2010	2011	2012	2013	2014	2015

n Pretrial

n Sentenced

Orange County is home to roughly 313,000
undocumented immigrants.54 The county has two
immigration detention facilities, both operated by the
Orange County Sheriff’s Department: the Musick
Facility and Theo Lacy Facility. The OCSD is the only
California law enforcement agency that still partners
with Immigration and Customs Enforcement (ICE), a
federal agency that is part of the Department of
Homeland Security (DHS), through its Section 287(g)
agreement.55 Section 287(g) of the U.S. Immigration and
Nationality Act authorizes DHS to deputize selected
state and local law enforcement officers to enforce
federal immigration law.56 The interagency partnership
with ICE authorizes OCSD deputies to interview and
process immigrant detainees in county jails for
removal.57 The agreement also requires deputies to
share arrest data, documents and supporting evidence
if ICE asks for it, essentially creating a pipeline into the
federal immigration system.58
Since 2010, both the Musick Facility and the Theo
Lacy Facility have participated in the federal
program, commonly known as “Beds for Feds,” to
house undocumented immigrants who are awaiting
deportation hearings or deportation.59 While ICE
handles all aspects of the detainees’ immigration
proceedings, the OCSD is responsible for providing
housing and services to detainees on a contract basis.
Both Musick and Theo Lacy separate pretrial and
sentenced individuals from immigration detainees.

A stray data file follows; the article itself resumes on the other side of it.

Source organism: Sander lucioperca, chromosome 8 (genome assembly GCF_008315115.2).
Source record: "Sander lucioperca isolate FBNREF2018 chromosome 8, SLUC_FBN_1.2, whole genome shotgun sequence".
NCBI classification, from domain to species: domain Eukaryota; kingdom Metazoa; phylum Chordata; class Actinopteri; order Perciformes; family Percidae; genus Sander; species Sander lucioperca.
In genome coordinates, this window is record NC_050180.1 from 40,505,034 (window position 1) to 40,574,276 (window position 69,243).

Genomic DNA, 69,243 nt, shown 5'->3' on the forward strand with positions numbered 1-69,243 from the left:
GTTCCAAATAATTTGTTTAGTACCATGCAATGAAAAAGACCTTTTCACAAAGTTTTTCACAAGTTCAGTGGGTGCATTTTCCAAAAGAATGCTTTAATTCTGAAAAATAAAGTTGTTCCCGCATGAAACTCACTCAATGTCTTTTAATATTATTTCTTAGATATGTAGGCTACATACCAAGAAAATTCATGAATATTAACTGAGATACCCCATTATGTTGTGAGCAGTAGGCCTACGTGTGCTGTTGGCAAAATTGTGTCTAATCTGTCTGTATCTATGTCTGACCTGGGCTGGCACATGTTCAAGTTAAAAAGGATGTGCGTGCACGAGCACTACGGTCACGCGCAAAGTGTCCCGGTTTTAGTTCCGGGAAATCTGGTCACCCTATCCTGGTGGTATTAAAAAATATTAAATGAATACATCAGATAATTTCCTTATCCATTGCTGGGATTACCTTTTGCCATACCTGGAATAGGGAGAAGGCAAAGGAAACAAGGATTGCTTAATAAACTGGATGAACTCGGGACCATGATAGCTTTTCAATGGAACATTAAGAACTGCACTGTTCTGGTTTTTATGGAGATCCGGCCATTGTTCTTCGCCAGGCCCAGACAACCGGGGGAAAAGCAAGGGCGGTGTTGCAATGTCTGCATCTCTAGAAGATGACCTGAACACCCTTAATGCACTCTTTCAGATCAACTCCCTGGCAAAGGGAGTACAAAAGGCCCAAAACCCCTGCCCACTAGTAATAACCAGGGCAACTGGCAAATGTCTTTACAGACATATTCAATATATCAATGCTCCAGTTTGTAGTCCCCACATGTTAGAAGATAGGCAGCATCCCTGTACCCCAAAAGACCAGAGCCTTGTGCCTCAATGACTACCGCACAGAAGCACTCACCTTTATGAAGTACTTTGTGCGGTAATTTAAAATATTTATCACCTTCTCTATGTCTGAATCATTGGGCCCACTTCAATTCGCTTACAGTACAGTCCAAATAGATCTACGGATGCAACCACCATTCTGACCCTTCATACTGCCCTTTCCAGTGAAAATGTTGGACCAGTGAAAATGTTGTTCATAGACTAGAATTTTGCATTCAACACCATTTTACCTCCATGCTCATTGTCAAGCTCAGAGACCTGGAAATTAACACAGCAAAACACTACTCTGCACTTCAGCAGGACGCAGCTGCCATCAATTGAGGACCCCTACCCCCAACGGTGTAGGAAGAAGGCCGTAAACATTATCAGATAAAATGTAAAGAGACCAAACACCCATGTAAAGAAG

The contract allows up to 838 detainees to be housed
in the county jail system. As a result, the county

receives funding from the federal government. Of $118
per day for each detainee, $94.15 is allocated to the
Sheriff’s Department for security and housing services
and $23.85 is allocated to the Orange County Health
Care Agency for medical and mental health services.60
In 2016, OCSD deputies also began serving warrants
and detainer requests on behalf of ICE. That year, a
total of 391 detainees were reported to ICE.61
In February 2017, Orange County Sheriff Hutchens
asked the Trump administration to provide a legal
directive for her to detain some immigrants past their
scheduled release dates to honor ICE detainers. The
California Trust Act, a state law, prohibits sheriff’s
departments from holding most incarcerated people
in county jails past their release time based on an ICE
detainer. Some federal courts have held that honoring
ICE detainers violates the Fourth Amendment of the
U.S. Constitution.62 At the beginning of March 2017, the
OCSD housed 528 ICE detainees.
A March 2017 report by the Department of Homeland
Security’s Office of Inspector General revealed
that immigrant detainees housed at the Theo Lacy
Facility are subject to serious health and safety risks.
Concerns include unsanitary food and handling;
24-hour disciplinary segregation known as solitary
confinement; poor sanitation, including mildewed
shower stalls and refuse in cells; broken phones;
faulty grievance procedures; and an inadequate
classification system.63 According to the report, two
additional inspections are scheduled for 2017.
In May 2017, despite opposition from community
organizations and several reports citing inhumane
conditions and abuse at the Theo Lacy Facility, the OC
Board of Supervisors unanimously approved Sheriff
Hutchens’ request to modify the existing five-year
inter-governmental service agreement (IGSA) with
ICE to increase bed space for detainees. The change
includes an additional 120 beds for a total of 958 beds.
If 100% of the bed capacity is utilized, the ICE annual
revenues for the Sheriff’s Department are expected
to increase by more than $5 million annually through
July 2020.